Frank Ackerman: In Copenhagen, all eyes are on us
The whole world is watching what America will do in Copenhagen. Are we going to break their hearts again?
UN-sponsored conferences to negotiate about climate change are annual affairs; this year's is number 15. You've heard more about it this time because, a few years ago, the world realized that this would be the first one after the climate skeptics had left the White House. And no global agreement is possible without the United States.
The same is true for China, or any other major economy, of course. Everyone is affected by everyone else's emissions; we'll sink or swim together. But the rest of the world looks at America as the country that has most enjoyed the chance to become rich and industrialized by freely emitting greenhouse gases in the past. Now that the atmosphere is almost full to capacity, other countries are waiting for us to take some responsibility for the global problem.
Waiting until 2009, in the hopes of hearing a different voice from the White House, worked out well. We now have a president who understands the facts and speaks eloquently about the urgency of climate change. When he addresses the world in Copenhagen this week, what should he say?
The debate about the science is over. (Last month's flap over stolen e-mails just showed that some scientists are competitive and speak rudely about people with whom they disagree; what a shock.) Now, the debate turns on economics. What can we afford to do?
At first glance, it looks like there is a wide range of opinion about the costs of reducing carbon emissions from our cars, power plants, factories, and farms. Look again, and you'll see that there are really just two opinions. In one corner there are a handful of doom-and-gloom studies sponsored by business lobbies such as the U.S. Chamber of Commerce.
And then there's everyone else. Studies by major academic research groups, government agencies and nonprofit organizations routinely find that the costs of the climate policies being debated on Capitol Hill are tiny.
In particular, there is no reason to expect any large change in overall employment due to current proposals. The one occupation that will be hit hard by emission limits is coal mining; but there are so few coal miners that we can easily afford fair compensation and retraining for those who lose their jobs. No other industry faces a similar risk from climate policy.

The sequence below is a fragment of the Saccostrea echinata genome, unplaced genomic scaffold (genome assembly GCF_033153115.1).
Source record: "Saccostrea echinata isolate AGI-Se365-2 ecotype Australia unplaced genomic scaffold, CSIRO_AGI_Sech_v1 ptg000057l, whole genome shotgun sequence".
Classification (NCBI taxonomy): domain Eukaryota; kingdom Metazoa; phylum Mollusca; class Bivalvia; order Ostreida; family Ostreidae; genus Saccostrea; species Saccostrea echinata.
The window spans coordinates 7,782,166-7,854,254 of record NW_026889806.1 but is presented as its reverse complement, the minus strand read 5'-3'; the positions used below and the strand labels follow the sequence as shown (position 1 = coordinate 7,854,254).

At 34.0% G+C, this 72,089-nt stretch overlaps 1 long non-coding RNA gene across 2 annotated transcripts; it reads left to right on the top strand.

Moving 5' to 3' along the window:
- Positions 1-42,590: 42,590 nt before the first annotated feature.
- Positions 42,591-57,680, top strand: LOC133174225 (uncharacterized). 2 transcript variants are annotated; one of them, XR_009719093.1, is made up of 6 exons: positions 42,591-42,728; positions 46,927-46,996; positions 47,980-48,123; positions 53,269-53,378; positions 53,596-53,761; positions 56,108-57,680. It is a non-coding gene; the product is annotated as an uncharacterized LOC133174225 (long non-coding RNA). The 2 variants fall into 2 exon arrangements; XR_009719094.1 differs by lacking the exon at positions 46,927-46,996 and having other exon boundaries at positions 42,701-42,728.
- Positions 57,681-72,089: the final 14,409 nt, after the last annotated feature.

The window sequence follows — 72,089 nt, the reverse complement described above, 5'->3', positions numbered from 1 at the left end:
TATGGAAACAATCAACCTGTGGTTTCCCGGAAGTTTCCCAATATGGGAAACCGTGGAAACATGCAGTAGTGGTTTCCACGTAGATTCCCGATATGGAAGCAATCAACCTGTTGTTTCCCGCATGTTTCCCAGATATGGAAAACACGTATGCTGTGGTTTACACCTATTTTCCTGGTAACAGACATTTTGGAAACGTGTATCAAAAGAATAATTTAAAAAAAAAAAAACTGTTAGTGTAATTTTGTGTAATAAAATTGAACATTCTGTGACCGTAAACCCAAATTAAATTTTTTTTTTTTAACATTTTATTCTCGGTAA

Partly out of fear of industry lobbyists' doomsday forecasts, Congress has proposed a reduction in emissions of only about four percent from 1990 levels in the next 10 years. By contrast, leading scientists have said we need cuts of 25 to 40 percent on that same time-frame.
What would it cost to think bigger than the recent Congressional debates and really solve the climate problem? We'll need to reinvent electricity, without fossil fuels and there isn't nearly enough uranium to rely on nuclear power as the answer. We'll need to reinvent personal transportation, without petroleum. And we'll need to sell or give these clean technologies to every country around the world.
Several major research groups have tried to estimate the global costs of the transition to a world without fossil fuels. The answer is almost always 1 to 3 percent of world output, per year, for some years to come. On the one hand, that's real money; on the other hand, it's not going to make anyone live in caves without electricity. It's less than the world just spent on bank bailouts. It's less than the U.S., China, and many other countries spend on their military forces every year.
So, what's the message the world needs to hear from President Obama in Copenhagen? First, he should offer serious U.S. emission reductions, well beyond the recent Congressional proposals. If Congress balks, the Environmental Protection Agency can and should regulate greenhouse gases under the Clean Air Act.
Second, he should offer to start investing in climate solutions, both abroad and at home. The U.S. should lead other developed nations in creating a fund to help poorer countries respond to climate change. And we need to get working on clean energy technologies if we want to stay in the game.
The world isn't waiting for us. European countries are spending heavily on renewable energy; Japan leads the world in hybrid cars; and China is moving rapidly into new energy technologies. If the next Silicon Valley is going to be located in America, it's time to put some money into reinventing our future. Do it right, and it could create the jobs needed to put people back to work.
Make an offer like this in Copenhagen, and the U.S. could help the world get back on track toward an agreement to solve the climate problem.
Frank Ackerman is an economist at the Stockholm Environment Institute, located at Tufts University, and the author of "Can We Afford the Future? Economics for a Warming World."
The MetroWest Daily News